A case-controlled prospective study was conducted to evaluate the diurnal variation of intraocular pressure (IOP); the mean, the amplitude of variation and the peak and trough times of pressure readings in the suspected open-angle glaucoma patients as compared with a control group. We also looked at the outcome of these suspects after diurnal variation of IOP measurements.
Diurnal variation of intraocular pressure was measured in 202 eyes of suspected open-angle glaucoma patients and 100 control eyes, at 4-hourly intervals for 24 hours (phasing). Based on the phasing results, optic disc changes and visual field defects, the patients were diagnosed as primary open angle glaucoma (POAG), normal tension glaucoma (NTG), ocular hypertension (OHT), or physiologic cup (PC), or still remained as glaucoma suspects due to inconclusive diagnosis. The last group (glaucoma suspects) was then followed up 6-monthly for their eventual outcome.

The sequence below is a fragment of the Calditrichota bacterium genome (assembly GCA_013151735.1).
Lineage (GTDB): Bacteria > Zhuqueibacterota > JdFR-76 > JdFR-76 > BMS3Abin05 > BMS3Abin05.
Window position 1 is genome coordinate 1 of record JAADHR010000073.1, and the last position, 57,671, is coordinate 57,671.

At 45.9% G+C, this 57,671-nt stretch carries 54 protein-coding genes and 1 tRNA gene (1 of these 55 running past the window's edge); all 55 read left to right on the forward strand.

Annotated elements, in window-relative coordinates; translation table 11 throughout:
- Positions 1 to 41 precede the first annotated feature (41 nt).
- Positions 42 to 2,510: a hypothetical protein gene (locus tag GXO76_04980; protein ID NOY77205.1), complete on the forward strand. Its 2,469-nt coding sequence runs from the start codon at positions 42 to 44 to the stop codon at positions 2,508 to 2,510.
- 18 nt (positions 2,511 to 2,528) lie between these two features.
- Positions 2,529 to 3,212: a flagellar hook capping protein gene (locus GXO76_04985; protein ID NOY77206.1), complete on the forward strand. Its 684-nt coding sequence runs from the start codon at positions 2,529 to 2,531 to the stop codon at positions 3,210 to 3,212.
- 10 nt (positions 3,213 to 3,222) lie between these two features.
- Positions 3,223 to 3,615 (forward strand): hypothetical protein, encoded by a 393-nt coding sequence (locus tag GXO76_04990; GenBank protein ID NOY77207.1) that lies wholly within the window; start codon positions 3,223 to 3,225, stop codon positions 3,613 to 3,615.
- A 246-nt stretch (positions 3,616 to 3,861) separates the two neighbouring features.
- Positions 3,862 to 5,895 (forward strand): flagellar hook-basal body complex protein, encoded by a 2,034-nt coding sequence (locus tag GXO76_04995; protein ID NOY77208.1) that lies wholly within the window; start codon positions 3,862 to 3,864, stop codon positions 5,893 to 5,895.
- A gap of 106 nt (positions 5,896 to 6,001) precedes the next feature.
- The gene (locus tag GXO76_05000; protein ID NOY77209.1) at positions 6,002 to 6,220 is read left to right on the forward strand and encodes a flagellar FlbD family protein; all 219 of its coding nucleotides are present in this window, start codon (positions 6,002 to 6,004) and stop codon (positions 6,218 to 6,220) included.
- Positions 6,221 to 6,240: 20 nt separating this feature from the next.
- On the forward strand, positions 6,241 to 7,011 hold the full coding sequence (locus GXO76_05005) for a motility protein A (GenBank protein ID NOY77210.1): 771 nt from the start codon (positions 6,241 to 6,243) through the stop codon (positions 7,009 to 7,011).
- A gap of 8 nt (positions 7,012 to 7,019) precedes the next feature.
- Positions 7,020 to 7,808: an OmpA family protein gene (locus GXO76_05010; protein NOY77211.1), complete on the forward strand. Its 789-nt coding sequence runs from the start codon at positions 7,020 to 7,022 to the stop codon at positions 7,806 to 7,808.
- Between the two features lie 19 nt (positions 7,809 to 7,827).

The highest percentage of suspected glaucoma patients had peak (maximum) readings in the mid-morning (10–11 a.m.) and trough (minimum) readings after midnight (2–3 a.m.); the highest percentage of control group had peak readings in the late evening (6–7 p.m.) and trough readings after midnight (2–3 a.m.). The mean amplitude of variance was 6 mm Hg in suspected glaucoma group and 4 mm Hg in the control group. After ‘phasing’, 18.8% of the suspected glaucoma patients were diagnosed as POAG, 16.8% as NTG, 5% as OHT, and 28.7% as physiologic cup; 30.9% remained as glaucoma suspects. After 4 years follow-up, 70% of the glaucoma suspects still remained as glaucoma suspects, 6.7% developed NTG and another 6.7% POAG; 16.6% were normal.
Serial measurement of IOP ( phasing) in a 24-hour period is still needed, in order not to miss the peak and the trough IOP readings in suspected open-angle glaucoma patients, which helps in better management of glaucoma. Among 30.9% of patients who remained as glaucoma suspects after the initial phasing, 13.4% developed NTG/POAG over a period of 4 years.